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[634] determined by the nature of the enemy's operations at the time.

I must finally remark that, were it possible to concentrate, with sufficient expedition, at or about Knoxville, such an army as I have indicated, that would be the better point whence to take the offensive into Middle Tennessee than Dalton — that is, according the principles of the art, would promise more decisive results; for it is evident we should thus threaten the enemy's communications without exposing our own. (Principle II., Art of War), “Le secret de la guerre est dans le secret dess communications.” --Napoleon. By a movement from Knoxville, we should be doing what is taught in connection with the Third Maxim (Art of War), to wit: “That part of the base of operations is the most advantageous to break out from into the theatre of war which conducts the most directly on the enemy's flank or rear.” There may be, how ever, such practical difficulties in the way of the execution of such a movement on that line as may not make it advisable to adopt it. “The whole science of war,” it has been well said, “may be briefly defined as the art of placing, in the right position, at the right time, a mass of troops greater than your enemy can there oppose to you.” These conditions, I sincerely believe, may be filled by very much such a plan as the one which I have hurriedly placed before you. Of course my views must be subject to such modification as my want of precise information relative to the number and location of our troops may render necessary.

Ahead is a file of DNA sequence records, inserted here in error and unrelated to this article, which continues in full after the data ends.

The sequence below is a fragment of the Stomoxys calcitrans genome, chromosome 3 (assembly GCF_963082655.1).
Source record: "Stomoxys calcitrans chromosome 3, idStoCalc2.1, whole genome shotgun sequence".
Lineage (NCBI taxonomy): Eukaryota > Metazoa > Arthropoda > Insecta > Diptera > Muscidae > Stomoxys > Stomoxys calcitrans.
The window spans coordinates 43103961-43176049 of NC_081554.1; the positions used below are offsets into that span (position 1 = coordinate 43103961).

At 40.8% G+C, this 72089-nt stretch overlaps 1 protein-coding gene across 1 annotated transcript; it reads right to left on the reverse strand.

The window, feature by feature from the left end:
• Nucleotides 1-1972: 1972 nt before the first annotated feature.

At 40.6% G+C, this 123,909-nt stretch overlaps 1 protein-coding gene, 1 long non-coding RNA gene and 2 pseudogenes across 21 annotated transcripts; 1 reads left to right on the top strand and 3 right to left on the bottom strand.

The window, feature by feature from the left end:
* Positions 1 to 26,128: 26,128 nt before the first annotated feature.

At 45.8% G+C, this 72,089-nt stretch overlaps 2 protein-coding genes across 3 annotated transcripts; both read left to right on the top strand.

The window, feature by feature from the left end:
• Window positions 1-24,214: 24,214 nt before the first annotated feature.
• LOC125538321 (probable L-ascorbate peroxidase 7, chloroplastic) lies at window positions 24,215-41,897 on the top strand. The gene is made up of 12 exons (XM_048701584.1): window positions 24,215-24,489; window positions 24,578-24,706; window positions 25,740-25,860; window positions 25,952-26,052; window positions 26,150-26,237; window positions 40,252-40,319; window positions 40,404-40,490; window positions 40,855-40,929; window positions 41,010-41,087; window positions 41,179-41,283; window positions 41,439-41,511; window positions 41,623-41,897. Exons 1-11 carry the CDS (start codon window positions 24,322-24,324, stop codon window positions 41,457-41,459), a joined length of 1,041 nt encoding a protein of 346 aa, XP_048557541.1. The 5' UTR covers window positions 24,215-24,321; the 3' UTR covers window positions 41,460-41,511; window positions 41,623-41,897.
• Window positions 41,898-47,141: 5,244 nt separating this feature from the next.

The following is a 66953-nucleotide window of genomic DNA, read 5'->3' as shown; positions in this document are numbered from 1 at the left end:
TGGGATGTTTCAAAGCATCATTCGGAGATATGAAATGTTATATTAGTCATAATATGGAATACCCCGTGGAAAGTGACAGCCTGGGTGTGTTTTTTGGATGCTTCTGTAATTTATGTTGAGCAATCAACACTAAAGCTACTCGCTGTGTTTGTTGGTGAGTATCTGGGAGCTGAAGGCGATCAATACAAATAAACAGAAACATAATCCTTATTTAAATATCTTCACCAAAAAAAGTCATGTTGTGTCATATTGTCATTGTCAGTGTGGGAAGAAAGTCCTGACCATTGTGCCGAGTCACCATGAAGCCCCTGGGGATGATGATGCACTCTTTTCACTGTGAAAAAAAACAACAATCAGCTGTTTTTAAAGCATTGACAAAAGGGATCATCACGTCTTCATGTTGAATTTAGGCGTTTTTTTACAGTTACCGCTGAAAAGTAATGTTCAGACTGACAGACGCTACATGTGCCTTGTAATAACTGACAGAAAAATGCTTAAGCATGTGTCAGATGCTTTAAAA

The hour is critical and grave--

The enemy increaseth every day,
We, at the height, are ready to decline.

I am filled with intense anxiety lest golden opportunities shall be lost — lost forever. In no theatre of human actions is it so true as in war--

There is a tide in the affairs of men,
Which, taken at the flood, leads on to fortune
Omitted, all the voyage of their life
Is bound in shallows and in miseries.
* * * * * *
And we must take the current where it serves,
Or lose our ventures.

It is concentration and immediate mobility that are indispensable to save us.

Yours, sincerely,

G. T. Beauregaud.
Official: A. Terry, A. A. General.

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